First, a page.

The US Congress voted Thursday to raise the minimum age to buy tobacco and e-cigarettes from 18 to 21 across the country, a move intended to stem the rising tide of youth vaping.
Passed by the Senate as part of a wider budgetary bill, it will take effect next year and will mean that tobacco and e-cigarettes will join alcohol as substances that are prohibited to purchase for those under the age of 21.
Nineteen of the country's 50 states and the capital Washington, DC had already set 21 as the minimum age.
"I'm proud the Senate approved legislation today including our Tobacco-Free Youth Act to help address this urgent crisis and keep these dangerous products away from our children," said Senate Majority Leader Mitch McConnell, a Republican, who co-sponsored the bill along with Democratic Senator Tim Kaine.
The bill is aimed at combating the skyrocketing popularity of vaping among young people, who have turned away from traditional cigarettes and even alcohol in favor of e-cigarettes.
About 28 percent of high school seniors reported vaping in the last 30 days according to a government survey for the year 2019, compared to just 11 percent in 2016.
Another benchmark survey published on Wednesday, called Monitoring the Future, showed that 52 percent of high school students said they had consumed alcohol over the last year, against 73 percent in 2000.
For cigarettes, the proportion of high school students who smoked in the last month fell to under six percent, almost half the figure in 2016.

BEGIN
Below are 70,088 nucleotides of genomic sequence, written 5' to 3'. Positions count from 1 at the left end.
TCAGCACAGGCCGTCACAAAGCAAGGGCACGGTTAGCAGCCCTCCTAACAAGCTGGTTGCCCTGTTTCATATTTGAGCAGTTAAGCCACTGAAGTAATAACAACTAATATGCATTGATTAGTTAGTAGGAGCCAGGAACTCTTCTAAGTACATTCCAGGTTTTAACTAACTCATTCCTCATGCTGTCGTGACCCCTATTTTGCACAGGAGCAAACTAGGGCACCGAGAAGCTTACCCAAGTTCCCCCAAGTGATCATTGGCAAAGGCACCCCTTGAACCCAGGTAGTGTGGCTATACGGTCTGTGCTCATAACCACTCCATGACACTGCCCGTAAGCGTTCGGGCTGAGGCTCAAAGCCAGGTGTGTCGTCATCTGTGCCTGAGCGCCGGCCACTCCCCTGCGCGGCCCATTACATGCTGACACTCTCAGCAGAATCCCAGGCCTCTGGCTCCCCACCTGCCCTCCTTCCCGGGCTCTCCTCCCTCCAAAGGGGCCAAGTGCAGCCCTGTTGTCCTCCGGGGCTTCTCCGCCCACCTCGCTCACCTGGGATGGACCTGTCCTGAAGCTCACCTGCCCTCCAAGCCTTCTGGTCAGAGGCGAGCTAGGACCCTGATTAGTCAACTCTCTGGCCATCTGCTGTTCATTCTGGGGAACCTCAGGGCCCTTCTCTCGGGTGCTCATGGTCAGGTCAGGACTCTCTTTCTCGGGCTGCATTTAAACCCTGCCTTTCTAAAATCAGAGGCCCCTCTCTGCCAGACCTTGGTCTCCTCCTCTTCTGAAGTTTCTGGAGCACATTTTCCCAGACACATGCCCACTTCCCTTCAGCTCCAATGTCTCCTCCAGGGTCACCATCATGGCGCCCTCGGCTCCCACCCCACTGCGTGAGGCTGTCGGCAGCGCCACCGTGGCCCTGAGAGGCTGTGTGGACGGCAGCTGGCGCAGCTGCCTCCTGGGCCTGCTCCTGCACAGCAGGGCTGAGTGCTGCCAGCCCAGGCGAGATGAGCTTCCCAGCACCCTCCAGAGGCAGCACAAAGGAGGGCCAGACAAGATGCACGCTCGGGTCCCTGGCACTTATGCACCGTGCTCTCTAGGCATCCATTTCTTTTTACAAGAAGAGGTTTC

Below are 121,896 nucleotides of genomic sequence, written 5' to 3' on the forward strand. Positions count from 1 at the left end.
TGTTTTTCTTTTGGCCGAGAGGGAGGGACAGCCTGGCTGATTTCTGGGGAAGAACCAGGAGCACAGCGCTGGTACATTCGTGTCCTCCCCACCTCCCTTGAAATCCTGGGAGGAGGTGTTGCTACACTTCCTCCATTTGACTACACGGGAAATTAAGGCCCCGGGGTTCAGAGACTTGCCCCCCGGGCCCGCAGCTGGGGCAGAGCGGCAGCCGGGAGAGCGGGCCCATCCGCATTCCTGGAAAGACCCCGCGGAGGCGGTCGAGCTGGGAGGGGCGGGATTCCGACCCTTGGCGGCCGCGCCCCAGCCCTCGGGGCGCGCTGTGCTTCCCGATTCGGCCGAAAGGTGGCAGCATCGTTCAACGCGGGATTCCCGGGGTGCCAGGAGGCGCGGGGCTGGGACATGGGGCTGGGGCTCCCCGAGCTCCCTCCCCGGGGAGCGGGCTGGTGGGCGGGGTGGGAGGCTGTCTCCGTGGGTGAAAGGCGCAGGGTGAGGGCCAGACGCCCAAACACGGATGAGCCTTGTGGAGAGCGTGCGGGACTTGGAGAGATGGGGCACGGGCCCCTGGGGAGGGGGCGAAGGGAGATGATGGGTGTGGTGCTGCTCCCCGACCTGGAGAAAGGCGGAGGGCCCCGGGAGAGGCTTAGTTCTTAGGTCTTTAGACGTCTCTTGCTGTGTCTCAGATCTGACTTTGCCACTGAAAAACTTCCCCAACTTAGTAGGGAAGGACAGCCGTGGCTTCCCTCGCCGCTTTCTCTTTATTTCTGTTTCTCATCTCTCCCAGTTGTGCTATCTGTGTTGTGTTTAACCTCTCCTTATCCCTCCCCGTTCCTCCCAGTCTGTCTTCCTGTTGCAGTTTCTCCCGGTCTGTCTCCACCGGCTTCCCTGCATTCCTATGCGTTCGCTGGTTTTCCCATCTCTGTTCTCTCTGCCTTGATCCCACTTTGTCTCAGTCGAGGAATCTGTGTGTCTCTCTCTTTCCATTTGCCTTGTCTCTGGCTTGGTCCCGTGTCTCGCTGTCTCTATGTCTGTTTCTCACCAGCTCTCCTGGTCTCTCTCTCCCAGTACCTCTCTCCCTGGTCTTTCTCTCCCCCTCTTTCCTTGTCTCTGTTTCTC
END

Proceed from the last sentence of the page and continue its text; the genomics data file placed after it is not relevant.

- Patchy enforcement -
This summer also saw a major health crisis tied to vaping: an acute lung illness epidemic that has killed more than 50 mostly young people and sickened more than 2,500.
The illness was later tied a substance called vitamin E acetate, which is used as a thickening agent for vaping products containing the main psychoactive substance of cannabis -- called THC -- that is often sold on the black market.
But the measure stopped far short of a move announced by President Donald Trump earlier this year, only to be quietly shelved: a ban on flavored vapor such as fruit and menthol, news of which was met with a fierce backlash by industry groups.
Market leader Juul has since withdrawn non-tobacco flavors from the US market.
But some anti-vaping groups said the new law did not go far enough to address the issue.
"Simply raising the age is insufficient to stem the ongoing epidemic of adolescent nicotine addiction wrought by the deliberate abuses of the vaping industry," said Rob Crane of Preventing Tobacco Addiction Foundation.
The federal government as already supposed to be enforcing the current minimum age of 18, but "their negligence in requiring retailer compliance is one of the reasons that 5.2 million American middle school and high school students are inhaling high-potency nicotine regularly," he added.